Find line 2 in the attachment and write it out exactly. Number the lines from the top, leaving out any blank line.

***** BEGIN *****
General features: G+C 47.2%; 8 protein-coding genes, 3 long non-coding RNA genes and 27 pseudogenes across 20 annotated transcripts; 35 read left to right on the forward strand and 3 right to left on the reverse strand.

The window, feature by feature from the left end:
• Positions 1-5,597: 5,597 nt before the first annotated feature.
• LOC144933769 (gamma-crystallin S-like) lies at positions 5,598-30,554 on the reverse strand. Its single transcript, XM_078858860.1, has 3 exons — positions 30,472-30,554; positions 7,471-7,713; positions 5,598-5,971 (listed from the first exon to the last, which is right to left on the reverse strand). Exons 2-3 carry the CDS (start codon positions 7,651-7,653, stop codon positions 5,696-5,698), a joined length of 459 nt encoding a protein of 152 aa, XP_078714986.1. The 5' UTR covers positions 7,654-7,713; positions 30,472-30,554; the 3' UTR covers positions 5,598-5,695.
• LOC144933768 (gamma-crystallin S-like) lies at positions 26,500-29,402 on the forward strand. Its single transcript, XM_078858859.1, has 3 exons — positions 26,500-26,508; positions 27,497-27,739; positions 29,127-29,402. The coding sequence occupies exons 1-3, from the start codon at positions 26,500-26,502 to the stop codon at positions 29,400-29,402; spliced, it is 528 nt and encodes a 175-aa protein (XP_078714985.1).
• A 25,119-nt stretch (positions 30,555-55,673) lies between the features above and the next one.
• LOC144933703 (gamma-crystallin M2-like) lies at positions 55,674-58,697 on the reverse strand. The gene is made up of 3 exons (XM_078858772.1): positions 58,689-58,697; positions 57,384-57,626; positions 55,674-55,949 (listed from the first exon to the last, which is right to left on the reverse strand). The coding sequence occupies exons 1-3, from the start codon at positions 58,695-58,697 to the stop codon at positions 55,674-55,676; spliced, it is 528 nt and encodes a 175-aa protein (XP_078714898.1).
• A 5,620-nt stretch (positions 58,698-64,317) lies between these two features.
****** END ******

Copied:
The window, feature by feature from the left end: